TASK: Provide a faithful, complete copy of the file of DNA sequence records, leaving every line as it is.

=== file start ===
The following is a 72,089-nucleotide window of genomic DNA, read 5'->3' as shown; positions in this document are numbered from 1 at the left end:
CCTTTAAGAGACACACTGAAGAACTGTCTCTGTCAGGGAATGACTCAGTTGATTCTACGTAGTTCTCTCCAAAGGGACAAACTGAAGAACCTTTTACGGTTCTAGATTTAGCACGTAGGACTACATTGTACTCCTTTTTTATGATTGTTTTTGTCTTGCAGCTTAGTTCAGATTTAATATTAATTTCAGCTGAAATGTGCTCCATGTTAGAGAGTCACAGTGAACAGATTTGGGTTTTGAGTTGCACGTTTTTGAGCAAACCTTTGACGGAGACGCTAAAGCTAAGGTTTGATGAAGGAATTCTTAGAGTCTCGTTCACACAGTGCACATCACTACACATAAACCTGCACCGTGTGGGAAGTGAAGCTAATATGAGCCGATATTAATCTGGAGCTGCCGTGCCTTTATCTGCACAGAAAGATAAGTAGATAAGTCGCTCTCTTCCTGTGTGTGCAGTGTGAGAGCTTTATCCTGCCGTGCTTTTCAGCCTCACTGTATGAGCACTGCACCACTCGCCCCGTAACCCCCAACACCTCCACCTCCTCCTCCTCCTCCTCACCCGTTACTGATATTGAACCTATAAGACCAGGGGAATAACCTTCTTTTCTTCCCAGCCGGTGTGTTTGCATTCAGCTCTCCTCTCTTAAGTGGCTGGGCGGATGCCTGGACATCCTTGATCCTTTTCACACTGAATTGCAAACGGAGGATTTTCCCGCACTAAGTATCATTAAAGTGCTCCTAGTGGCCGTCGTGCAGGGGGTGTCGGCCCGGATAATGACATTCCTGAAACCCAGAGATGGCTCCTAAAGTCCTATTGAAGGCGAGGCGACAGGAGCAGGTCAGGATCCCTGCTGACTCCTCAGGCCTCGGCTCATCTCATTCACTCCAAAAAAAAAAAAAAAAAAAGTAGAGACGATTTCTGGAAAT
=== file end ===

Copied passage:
The following is a 72,089-nucleotide window of genomic DNA, read 5'->3' as shown; positions in this document are numbered from 1 at the left end:
CCTTTAAGAGACACACTGAAGAACTGTCTCTGTCAGGGAATGACTCAGTTGATTCTACGTAGTTCTCTCCAAAGGGACAAACTGAAGAACCTTTTACGGTTCTAGATTTAGCACGTAGGACTACATTGTACTCCTTTTTTATGATTGTTTTTGTCTTGCAGCTTAGTTCAGATTTAATATTAATTTCAGCTGAAATGTGCTCCATGTTAGAGAGTCACAGTGAACAGATTTGGGTTTTGAGTTGCACGTTTTTGAGCAAACCTTTGACGGAGACGCTAAAGCTAAGGTTTGATGAAGGAATTCTTAGAGTCTCGTTCACACAGTGCACATCACTACACATAAACCTGCACCGTGTGGGAAGTGAAGCTAATATGAGCCGATATTAATCTGGAGCTGCCGTGCCTTTATCTGCACAGAAAGATAAGTAGATAAGTCGCTCTCTTCCTGTGTGTGCAGTGTGAGAGCTTTATCCTGCCGTGCTTTTCAGCCTCACTGTATGAGCACTGCACCACTCGCCCCGTAACCCCCAACACCTCCACCTCCTCCTCCTCCTCCTCACCCGTTACTGATATTGAACCTATAAGACCAGGGGAATAACCTTCTTTTCTTCCCAGCCGGTGTGTTTGCATTCAGCTCTCCTCTCTTAAGTGGCTGGGCGGATGCCTGGACATCCTTGATCCTTTTCACACTGAATTGCAAACGGAGGATTTTCCCGCACTAAGTATCATTAAAGTGCTCCTAGTGGCCGTCGTGCAGGGGGTGTCGGCCCGGATAATGACATTCCTGAAACCCAGAGATGGCTCCTAAAGTCCTATTGAAGGCGAGGCGACAGGAGCAGGTCAGGATCCCTGCTGACTCCTCAGGCCTCGGCTCATCTCATTCACTCCAAAAAAAAAAAAAAAAAAAGTAGAGACGATTTCTGGAAAT